Everybody knows that success in life is only possible by graduating from a top-of-the-line school, which is what makes Tokyo Metropolitan Advanced Nurturing High School so attractive. Kiyotaka Ayanakoji enrolls but quickly finds out that the school is set up to encourage competition between its classes, because nothing breeds success quite like undermining your peers.
Normally when someone mentions perspective in a book, they’re talking “I said,” “Bob said,” but here I’m talking opinions. This is accentuated mostly and brilliantly in the opening scene, when an old lady on a bus needs a seat but three of the four characters offer up their reasons for not giving up their seat. It’s a great introduction to who these classmates are and a stellar way of telling us that they’re all kinda dicks.
The True Identities:
Another development method the book employs for its characters is revealing the selves they prefer keeping tucked away in the form of a skeleton in their closet. It drops hints for how Ayanakoji is a secret genius and outright showcases the scarier half to another cast member. Not to spoil too much, but have you ever met someone who’s so nice and kind that you wonder if they secretly envision microwave rays boiling your brain? Yeah, this book’s got one of those.
Should I Just Flat-out Confess the Characters are Great?
Yes, I should. While the setting and concept of competing classrooms is interesting in its own right, it’s the characters who carry the scenes. They’re a strong bunch, the main players especially so, and I think it’s an earned gold star when a story has characters who view the world in terms of whether the girls around them are attractive or not whom I don’t roll my eyes at. That might be because, though, that Ayanakoji is doing the eye-rolling for me.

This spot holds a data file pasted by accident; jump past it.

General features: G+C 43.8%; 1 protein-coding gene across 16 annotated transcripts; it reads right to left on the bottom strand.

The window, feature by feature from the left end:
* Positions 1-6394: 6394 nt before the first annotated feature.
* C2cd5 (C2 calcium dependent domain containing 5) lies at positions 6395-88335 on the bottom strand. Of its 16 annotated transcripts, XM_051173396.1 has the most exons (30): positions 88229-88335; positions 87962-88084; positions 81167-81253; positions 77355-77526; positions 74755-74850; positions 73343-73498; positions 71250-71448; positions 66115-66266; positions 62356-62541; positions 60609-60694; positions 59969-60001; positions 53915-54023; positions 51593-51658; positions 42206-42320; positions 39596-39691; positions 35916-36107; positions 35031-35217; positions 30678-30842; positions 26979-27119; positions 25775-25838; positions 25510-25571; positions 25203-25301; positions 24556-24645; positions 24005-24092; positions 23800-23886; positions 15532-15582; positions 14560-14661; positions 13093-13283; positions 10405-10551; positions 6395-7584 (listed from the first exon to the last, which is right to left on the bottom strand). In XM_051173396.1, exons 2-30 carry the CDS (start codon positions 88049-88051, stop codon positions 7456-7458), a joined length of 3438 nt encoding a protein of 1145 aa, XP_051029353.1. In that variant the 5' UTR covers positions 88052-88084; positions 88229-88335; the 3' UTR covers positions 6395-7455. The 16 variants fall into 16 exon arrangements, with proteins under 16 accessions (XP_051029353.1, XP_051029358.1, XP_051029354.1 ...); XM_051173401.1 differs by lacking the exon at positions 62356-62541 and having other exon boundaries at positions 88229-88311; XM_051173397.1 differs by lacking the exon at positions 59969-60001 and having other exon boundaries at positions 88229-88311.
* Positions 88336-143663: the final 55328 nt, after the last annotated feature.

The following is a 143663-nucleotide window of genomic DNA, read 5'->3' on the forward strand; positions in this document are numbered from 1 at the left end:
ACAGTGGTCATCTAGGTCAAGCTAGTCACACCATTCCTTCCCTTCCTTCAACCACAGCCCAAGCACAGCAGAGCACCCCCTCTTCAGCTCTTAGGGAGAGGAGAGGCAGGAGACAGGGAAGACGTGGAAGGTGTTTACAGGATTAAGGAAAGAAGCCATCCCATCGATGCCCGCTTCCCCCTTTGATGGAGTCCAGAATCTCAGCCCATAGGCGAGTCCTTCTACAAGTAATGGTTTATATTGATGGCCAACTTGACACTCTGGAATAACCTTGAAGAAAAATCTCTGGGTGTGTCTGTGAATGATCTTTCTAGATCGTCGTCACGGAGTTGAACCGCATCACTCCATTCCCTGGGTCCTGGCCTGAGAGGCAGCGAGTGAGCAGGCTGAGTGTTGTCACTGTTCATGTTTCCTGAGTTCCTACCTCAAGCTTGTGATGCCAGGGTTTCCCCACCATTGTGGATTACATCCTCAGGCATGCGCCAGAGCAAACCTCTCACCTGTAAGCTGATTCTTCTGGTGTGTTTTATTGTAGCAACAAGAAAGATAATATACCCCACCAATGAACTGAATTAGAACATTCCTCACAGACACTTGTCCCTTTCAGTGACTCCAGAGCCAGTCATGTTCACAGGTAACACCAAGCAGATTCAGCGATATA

The Dialogue Tags:
If I had to toss one criticism at it, it’s that it treats dialogue tags like a chef who forgot his oven mitt before grabbing a pan out of the oven. I know this is pretty typical of light novels as a medium, but others will provide context for who’s in a scene so that I don’t think whoever’s talking is some nobody in the background or one of the dudes sighing about how expensive tampons have gotten recently.
The lack of dialogue tags is a minor contentious point, and it’s overall a great read. It doesn’t have much of an overall narrative, which I usually find unappealing, but its throwing in of new scenarios keeps things fresh. It also gets major points for whispering philosophy in my ear.